A long time ago, a computer program was a stack of punch cards, and moving the program from computer to computer was easy as long as you didn't drop the box. Every command, instruction, and subroutine was in one big, fat deck. Editors, compilers, and code repositories have liberated us from punch cards, but somehow deploying software has grown more complicated. Moving a program from the coding geniuses to the production team is fraught with errors, glitches, and hassles. There's always some misconfiguration, and it's never as simple as carrying that deck down the hall.
Into this world comes open source Docker, the latest layer of virtualization to bundle everything together in a stable package or, in the current parlance, "container." (If the computer industry ever runs out of synonyms for "box," we're in big trouble.) The software opens up the process of creating and building virtual machines to anyone who can work with the Linux command line. You put the instructions for starting up your machine in one file called the Dockerfile, issue the build command, and voilà, your new machine is running in its own Shangri-La or Private Idaho or La-La Land. (Choose your own metaphor.)
If you take the right steps down the path to creating a Dockerfile, the results can be incredible. I whipped up a few virtual machines in a few minutes, and the building and deploying process was lightning quick. Anyone who has waited for other virtualization layers to start up will be surprised by how quickly you can type docker run and watch the virtual machine spring to life. This might be because Docker containers are typically more lightweight than traditional virtual machines. I suspect it might also be because everything runs from the command line. There are no mouse clicks to distract Docker. It's all about communicating with other machines through shell scripts, not those pesky humans who need cute icons in their GUIs.
Life with Docker is tightly integrated with the Linux command line. Docker depends entirely upon the hooks for containers in the newer versions of the Linux kernel, which allow isolated bundles of apps, services, and the libraries they depend on to live side by side on the Linux host. The Linux kernel team did most of the clever work, and now Docker is making it easy for people to access the power. The simplest way to use it is with a newer version of Ubuntu (say, 12.04) or one of the close cousins. There are instructions for using Docker with Mac OS X or Windows, but they involve installing VirtualBox and running the Linux kernel in a virtual machine.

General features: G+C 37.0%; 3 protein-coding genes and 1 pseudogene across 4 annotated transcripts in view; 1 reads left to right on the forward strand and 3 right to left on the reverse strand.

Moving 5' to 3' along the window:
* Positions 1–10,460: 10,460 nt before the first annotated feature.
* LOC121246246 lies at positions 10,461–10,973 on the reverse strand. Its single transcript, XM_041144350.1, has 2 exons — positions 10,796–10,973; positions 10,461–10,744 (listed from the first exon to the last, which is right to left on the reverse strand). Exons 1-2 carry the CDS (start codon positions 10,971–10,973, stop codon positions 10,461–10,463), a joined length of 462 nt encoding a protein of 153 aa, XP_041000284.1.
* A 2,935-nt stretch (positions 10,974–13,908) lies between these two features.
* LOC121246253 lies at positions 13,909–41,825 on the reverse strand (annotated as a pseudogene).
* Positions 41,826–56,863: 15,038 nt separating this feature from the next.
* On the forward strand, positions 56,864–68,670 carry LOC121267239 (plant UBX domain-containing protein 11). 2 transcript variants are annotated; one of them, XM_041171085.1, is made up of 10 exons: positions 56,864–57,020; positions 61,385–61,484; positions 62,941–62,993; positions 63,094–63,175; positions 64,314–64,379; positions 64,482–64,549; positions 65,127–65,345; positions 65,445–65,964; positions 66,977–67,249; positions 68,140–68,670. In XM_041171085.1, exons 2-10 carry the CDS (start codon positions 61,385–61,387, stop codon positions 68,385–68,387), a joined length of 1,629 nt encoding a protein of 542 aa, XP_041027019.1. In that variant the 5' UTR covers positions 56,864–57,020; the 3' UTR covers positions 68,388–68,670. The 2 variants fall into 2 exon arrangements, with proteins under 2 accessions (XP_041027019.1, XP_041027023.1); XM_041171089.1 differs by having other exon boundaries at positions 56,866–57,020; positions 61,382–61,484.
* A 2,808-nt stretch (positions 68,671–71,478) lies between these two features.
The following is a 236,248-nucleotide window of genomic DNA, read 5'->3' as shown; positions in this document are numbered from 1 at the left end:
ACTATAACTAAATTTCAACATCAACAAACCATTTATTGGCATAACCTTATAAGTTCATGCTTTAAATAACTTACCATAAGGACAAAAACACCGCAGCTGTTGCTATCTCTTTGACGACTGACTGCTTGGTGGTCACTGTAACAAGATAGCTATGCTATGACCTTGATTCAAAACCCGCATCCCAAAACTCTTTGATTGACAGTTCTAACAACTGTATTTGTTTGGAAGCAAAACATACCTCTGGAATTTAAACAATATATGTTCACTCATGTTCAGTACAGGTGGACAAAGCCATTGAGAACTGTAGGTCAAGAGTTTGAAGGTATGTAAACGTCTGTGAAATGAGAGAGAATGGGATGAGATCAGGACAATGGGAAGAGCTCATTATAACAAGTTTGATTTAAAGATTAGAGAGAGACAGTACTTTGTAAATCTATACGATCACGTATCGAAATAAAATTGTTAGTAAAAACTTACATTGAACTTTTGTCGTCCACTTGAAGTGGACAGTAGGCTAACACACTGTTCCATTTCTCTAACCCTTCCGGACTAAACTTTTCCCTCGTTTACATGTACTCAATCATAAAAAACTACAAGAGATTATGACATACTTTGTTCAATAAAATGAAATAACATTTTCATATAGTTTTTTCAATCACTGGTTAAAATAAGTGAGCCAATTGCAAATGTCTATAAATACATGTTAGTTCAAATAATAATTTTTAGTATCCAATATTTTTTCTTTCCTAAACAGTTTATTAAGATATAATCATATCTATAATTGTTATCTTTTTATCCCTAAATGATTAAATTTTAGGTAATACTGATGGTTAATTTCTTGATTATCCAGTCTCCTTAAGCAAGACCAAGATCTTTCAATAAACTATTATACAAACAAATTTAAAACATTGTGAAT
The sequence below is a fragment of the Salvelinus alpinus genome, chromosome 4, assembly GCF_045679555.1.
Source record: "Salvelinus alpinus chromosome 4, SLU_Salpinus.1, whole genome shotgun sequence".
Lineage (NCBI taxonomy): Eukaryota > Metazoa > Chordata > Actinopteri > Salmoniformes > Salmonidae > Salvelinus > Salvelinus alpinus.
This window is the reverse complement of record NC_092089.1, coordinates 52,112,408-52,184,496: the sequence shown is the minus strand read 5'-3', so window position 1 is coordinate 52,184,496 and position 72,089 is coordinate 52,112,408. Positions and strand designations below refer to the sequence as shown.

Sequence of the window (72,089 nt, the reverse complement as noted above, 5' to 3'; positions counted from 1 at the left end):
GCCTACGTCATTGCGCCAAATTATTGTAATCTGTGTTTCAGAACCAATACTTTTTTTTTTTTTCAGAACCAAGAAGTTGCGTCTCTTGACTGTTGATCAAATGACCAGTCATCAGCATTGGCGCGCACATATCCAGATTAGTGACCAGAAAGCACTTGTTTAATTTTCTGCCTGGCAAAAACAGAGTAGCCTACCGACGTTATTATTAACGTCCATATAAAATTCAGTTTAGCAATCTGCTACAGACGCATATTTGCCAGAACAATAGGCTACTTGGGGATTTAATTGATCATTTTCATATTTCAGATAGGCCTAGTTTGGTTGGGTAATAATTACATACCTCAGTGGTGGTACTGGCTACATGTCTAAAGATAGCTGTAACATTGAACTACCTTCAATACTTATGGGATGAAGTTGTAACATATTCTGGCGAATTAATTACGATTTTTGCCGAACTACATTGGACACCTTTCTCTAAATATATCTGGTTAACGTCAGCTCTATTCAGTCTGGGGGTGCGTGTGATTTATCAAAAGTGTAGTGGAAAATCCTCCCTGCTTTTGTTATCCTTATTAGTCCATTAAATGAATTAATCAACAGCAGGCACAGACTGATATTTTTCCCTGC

Docker containers are built out of text written in the Dockerfile, the equivalent of the make file. There's not much to the syntax. Most of the lines in a Dockerfile will begin with RUN, which passes the rest of the line to the instance inside the container. These are usually lines that say things like RUN sudo apt-get install.... Much of the code in the Dockerfile is a shell script for building your machine and installing the software you need.
The real action occurs when you start playing with the other commands that poke holes in the container's flexible layer. The command ADD . /src maps your current directory and makes it appear inside the container as the directory src. I used it to put some Web pages for the version of Node.js I fired up inside a container. My Web page appeared to be both outside and inside the virtual world at the same time, but it seems like this is an illusion. Docker is really zipping up your files and passing a copy. You will also poke holes in the container for the TCP/IP ports, mapping the ports of the existing machine to the ports inside the container.